Britain's annual rate of consumer price inflation fell below zero for the first time in more than half a century, figures showed on Tuesday, though Bank of England Governor Mark Carney said the dip was likely to be brief. British finance minister George Osborne also said the drop did not amount to "damaging deflation", referring to a spiral of falling prices that hurt the economy.
The Office for National Statistics said consumer prices fell 0.1 percent in April compared with the same month last year. Economists had expected the consumer price index to remain unchanged.
It was the first time annual CPI had fallen since official records began in 1996. Based on comparable estimates going back further, it was the first time that consumer prices had declined since 1960, the ONS said.
Carney was keen to stress that the decline was caused by last year's big one-off fall in energy prices and not weak domestic demand. He also went on to add that Britons should enjoy the reduction in their cost of living before inflation picked up.
"We expect inflation to be very low over the next few months. But over the course of the year, as we get towards the end, inflation should start to pick up towards our 2 percent target," Carney told broadcasters.
An underlying measure of inflation, which strips out increases in energy, food, alcohol and tobacco, rose by 0.8 percent in April, which was its slowest rate since March 2001.
German investor confidence fell more than analysts forecast after growth in Europe’s largest economy slowed at the start of the year. The ZEW Centre for European Economic Research said its index of investor and analyst expectations fell to 41.9 in May from 53.3 in April. That’s the lowest level since December. Economists had forecast a decline to 49.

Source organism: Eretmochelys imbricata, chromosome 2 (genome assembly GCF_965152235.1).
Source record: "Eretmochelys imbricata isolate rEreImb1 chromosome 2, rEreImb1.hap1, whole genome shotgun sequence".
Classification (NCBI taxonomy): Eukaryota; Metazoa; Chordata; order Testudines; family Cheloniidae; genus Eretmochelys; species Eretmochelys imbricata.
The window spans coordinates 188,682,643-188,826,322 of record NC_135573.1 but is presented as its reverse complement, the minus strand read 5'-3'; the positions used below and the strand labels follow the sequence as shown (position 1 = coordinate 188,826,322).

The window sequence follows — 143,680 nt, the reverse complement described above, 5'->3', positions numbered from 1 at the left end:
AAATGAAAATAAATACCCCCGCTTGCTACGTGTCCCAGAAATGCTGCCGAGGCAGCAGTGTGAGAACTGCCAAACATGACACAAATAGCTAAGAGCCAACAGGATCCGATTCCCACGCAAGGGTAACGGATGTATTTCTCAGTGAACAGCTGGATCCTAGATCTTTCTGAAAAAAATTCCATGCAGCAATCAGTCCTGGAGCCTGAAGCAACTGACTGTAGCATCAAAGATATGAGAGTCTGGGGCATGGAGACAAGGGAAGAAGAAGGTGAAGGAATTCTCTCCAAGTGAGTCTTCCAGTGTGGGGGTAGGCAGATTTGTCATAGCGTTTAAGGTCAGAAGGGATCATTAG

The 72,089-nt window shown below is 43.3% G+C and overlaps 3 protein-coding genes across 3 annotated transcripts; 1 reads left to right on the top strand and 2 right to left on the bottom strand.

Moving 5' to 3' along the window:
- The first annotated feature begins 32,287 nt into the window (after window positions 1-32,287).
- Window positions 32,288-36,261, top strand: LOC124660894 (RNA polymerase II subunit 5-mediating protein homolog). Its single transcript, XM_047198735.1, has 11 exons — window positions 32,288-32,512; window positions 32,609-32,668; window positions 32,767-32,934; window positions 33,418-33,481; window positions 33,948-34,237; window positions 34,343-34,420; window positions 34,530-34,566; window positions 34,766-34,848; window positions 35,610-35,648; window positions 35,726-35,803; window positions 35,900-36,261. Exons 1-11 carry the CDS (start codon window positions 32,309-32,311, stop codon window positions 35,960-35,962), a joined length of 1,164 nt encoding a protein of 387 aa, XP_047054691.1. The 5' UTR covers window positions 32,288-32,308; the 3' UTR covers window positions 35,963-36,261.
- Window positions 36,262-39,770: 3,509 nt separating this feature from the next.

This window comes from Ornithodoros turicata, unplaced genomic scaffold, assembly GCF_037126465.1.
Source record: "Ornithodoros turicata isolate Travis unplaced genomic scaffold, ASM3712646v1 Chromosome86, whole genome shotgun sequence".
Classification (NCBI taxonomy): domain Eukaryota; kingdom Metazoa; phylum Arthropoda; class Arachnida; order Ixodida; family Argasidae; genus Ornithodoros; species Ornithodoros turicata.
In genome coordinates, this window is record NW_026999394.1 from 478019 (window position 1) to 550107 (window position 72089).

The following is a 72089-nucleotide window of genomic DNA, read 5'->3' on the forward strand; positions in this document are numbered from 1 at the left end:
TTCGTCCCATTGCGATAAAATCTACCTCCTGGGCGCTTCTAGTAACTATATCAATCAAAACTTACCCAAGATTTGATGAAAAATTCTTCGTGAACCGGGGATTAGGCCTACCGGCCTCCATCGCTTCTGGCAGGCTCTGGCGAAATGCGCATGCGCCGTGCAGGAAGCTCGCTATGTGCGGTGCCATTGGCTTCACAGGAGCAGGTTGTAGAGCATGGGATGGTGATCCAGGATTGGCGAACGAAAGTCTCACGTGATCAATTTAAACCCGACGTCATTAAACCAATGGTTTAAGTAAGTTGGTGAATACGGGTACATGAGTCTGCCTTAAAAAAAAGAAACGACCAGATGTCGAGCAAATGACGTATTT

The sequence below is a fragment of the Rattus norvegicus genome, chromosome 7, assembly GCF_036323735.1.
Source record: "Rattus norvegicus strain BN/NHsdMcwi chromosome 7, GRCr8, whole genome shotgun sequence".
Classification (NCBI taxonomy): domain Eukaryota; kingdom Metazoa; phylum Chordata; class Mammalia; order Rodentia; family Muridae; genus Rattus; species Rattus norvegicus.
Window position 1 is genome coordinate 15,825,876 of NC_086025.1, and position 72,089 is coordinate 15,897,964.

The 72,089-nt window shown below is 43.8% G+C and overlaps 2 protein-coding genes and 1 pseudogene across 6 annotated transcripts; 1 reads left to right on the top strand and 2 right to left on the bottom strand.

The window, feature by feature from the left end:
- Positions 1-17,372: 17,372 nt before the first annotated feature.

Growth in Germany slowed more than economists forecast in the first quarter, even as the euro area, its largest trading partner, expanded at the fastest pace in almost two years. While the Bundesbank predicts momentum in German manufacturing will be sluggish in the months ahead, it sees consumer spending supporting the economic recovery.
German gross domestic product rose 0.3 percent in the three months through March, less than in neighbouring countries such as France or Spain and the 19-nation euro area, which expanded 0.4 percent in the period.
New residential construction in the U.S. surged in April to the highest level in more than seven years, indicating the industry has moved beyond a weather-related soft patch to regain strength.
Housing starts jumped 20.2 percent to a 1.14 million annualized rate, the most since November 2007. The median forecast was 1.02 million. More permits, a proxy for future construction, were issued than at any time since June 2008.
An improving labour market and mortgage costs close to multiyear lows are reviving residential construction, a sign that the weakness in early 2015 was probably due to harsh winter weather.
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